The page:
Resource Extraction Lab Activity

Resource Extraction Lab Activity

Free Earth and Space Science Worksheets

Resource Extraction Simulation

Mining is a process of extracting natural resources from the Earth’s crust. Modern mining consists of utilizing machinery to dig for resources which are identified by geologists and geophysicists. Engineers, contractors, governments, and companies then determine the best strategies for extracting these resources. Mining operations often consist of extraction, storage, and transportation of the raw resources. These resources are then shipped to other industries for processing or use.

However, as time passes by, mining industry is having difficulty extracting minerals and metal ores, despite the advancement in technology. What could be the reason behind this difficulty? This laboratory activity simulates the extraction of nonrenewable resources from a mine using a simple bean (mineral/resource) and sand (mine) mixture. Students are the “miners” who will extract beans from the sand in time increments, and see that extraction is gradually more difficult as time passes.

Resource Extraction Learning Objectives:

At the end of this laboratory activity, students are expected to:

  • Simulate mining as one method of resource extraction.
  • Explain why nonrenewable resource extraction becomes more difficult over time.

Laboratory Proper:

Here are the Files Downloadable Files for the Resource Extraction Activity

Resource Extraction Lab Materials:

For each group of 4 students:

  • Plastic bin or disposable aluminum baking pan (approx. 8.5 in x 11 in x 4 in deep)
  • 1 liter (4 cups) of fine sand
  • 2 liter (3/4 cup) of dried white beans
  • 1 piece scrap paper (same size or larger than the bin/tray area)
  • 2 paper towels
  • Stopwatch

Resource Extraction Lab Activity Procedure:

  1. Read and understand the activity rules below.
    1. The object of this activity is to recover as many minerals/resources (beans) as possible each “work day” while keeping the sand in the mine.
    2. You must mine within a set “work day” and only mine between your signal to start and stop.
    3. To help you follow this rule, you will place a piece of scrap paper over your mines between work days. Since this is a simulation, you have to understand that miners need to sleep and spend time with their families outside of work too!
    4. You are only allowed to mine with a thumb and index finger on one hand, and you can only pick one resource (bean) at a time.
    5. Each group gets two paper towels. You retrieve minerals by extracting them from the “mine” and placing them in a pile on one paper towel. Then, count the number of beans on the paper towel, and record your data on the table under the Data and Results.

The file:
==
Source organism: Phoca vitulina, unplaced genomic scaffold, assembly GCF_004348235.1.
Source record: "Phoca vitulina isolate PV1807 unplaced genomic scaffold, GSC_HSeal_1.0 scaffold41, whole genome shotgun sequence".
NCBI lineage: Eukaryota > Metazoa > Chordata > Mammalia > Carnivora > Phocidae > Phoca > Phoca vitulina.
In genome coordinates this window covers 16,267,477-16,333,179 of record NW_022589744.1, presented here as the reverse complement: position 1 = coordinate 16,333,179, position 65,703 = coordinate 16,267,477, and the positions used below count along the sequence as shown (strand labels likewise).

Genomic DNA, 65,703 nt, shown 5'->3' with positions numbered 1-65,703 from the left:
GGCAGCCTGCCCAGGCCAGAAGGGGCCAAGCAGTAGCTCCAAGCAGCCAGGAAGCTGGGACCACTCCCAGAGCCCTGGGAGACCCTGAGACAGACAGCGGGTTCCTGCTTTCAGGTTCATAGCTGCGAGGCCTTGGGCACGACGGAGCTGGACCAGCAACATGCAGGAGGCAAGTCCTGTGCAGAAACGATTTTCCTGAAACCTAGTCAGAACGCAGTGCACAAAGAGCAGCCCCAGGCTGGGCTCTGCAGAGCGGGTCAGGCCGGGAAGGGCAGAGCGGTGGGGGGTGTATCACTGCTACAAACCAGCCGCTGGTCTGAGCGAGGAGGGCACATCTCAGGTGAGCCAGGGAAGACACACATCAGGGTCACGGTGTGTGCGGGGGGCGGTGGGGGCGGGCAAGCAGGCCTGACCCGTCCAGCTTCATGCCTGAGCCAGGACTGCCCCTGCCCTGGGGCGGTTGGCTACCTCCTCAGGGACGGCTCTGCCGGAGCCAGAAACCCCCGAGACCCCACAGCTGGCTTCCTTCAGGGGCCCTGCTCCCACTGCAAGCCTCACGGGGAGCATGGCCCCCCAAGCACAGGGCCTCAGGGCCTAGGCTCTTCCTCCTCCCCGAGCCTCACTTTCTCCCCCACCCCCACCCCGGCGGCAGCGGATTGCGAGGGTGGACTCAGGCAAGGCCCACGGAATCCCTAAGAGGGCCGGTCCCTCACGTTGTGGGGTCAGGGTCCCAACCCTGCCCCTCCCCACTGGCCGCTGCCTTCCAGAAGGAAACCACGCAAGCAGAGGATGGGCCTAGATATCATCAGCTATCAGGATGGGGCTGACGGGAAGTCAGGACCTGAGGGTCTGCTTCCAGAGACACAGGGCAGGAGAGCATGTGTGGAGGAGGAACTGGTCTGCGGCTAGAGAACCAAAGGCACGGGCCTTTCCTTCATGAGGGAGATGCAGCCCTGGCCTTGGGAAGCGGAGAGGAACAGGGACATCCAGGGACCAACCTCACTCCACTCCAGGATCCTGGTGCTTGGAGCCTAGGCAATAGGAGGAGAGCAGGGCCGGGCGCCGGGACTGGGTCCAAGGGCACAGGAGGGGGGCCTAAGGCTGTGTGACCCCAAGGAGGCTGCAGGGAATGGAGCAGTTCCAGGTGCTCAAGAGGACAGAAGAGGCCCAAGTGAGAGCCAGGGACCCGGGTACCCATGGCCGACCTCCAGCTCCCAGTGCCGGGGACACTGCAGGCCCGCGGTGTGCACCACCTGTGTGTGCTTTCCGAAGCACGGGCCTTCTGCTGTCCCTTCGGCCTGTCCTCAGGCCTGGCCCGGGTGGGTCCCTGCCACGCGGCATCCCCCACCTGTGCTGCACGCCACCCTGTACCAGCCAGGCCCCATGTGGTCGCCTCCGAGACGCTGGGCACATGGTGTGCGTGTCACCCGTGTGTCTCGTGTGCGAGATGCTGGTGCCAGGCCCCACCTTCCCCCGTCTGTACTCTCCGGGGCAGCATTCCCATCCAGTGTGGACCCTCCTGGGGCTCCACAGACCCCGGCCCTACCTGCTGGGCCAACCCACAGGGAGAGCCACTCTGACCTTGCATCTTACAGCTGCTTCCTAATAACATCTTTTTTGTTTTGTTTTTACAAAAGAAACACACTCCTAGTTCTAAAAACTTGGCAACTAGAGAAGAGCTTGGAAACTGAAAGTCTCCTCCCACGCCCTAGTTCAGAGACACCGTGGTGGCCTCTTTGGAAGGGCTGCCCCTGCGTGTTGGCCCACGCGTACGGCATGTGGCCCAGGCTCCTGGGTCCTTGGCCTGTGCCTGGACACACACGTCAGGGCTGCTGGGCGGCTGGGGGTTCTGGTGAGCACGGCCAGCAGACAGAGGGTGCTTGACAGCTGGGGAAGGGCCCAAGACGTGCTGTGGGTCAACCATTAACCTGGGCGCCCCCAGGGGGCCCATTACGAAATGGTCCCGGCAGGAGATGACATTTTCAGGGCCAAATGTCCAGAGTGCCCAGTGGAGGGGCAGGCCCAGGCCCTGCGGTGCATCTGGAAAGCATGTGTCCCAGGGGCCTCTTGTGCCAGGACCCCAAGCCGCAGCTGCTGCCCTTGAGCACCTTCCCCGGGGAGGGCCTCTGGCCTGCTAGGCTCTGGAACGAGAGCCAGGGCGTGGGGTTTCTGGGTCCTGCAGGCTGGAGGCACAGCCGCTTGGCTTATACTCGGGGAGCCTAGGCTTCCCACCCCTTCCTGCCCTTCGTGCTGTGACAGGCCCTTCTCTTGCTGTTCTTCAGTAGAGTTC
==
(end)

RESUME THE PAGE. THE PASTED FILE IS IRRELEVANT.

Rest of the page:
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    6. After recording the data, move the beans to the second paper towel, which is the discard pile. Once a resource is extracted from the mine, it cannot be returned to the mine and that the discard pile is for resources extracted during previous workdays.
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  2. Once you have read and understood the activity rules, get the bin with sand and beans from your teacher.
  3. Start the mining process with your group mates.
    1. For the first work day, have only one member from your group to mine.
    2. Once you start the stopwatch, the “work day” begins. The first member could start mining. Remember to follow the rules in mining (see 1-d)! After 30 seconds, tell the first miner to stop. Count and record the number of minerals (beans) he/she retrieved. Then, move these mined beans to a discard pile.
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    3. Remember, do not put the beans back in the mine.
    4. Repeat Step 3-b until each student in your group has mine individually.
    5. For the next work day, repeat Step 3-b, but let two students from each group mine. Record the total number of beans extracted from both miners during the work day.
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    6. Continue repeating Step 3-b and adding one miner per workday until the entire group is participating.
    7. Make sure to complete the 20 30-second workdays.
  4. Once you have completed your data, plot them into a line graph to see the trend of resource extracted over time.

Data and Results

A. Number of Recovered Resources (Beans) During Each Workday

resource extraction earth science activity

B. Line Graph of the Recovered Resources (Beans) for 20 Workdays

Resource Extraction Lab Activity Data Sheet

Discuss the following with your students:

  1. How hard was it to extract resources at first?
  1. How hard was it to extract the resources in the last time step?
  1. Describe the shape of your line graph.
  1. Based on your graph, what happens to the resource extraction over time?
  1. Why does non-renewable resource extraction become more challenging over time?

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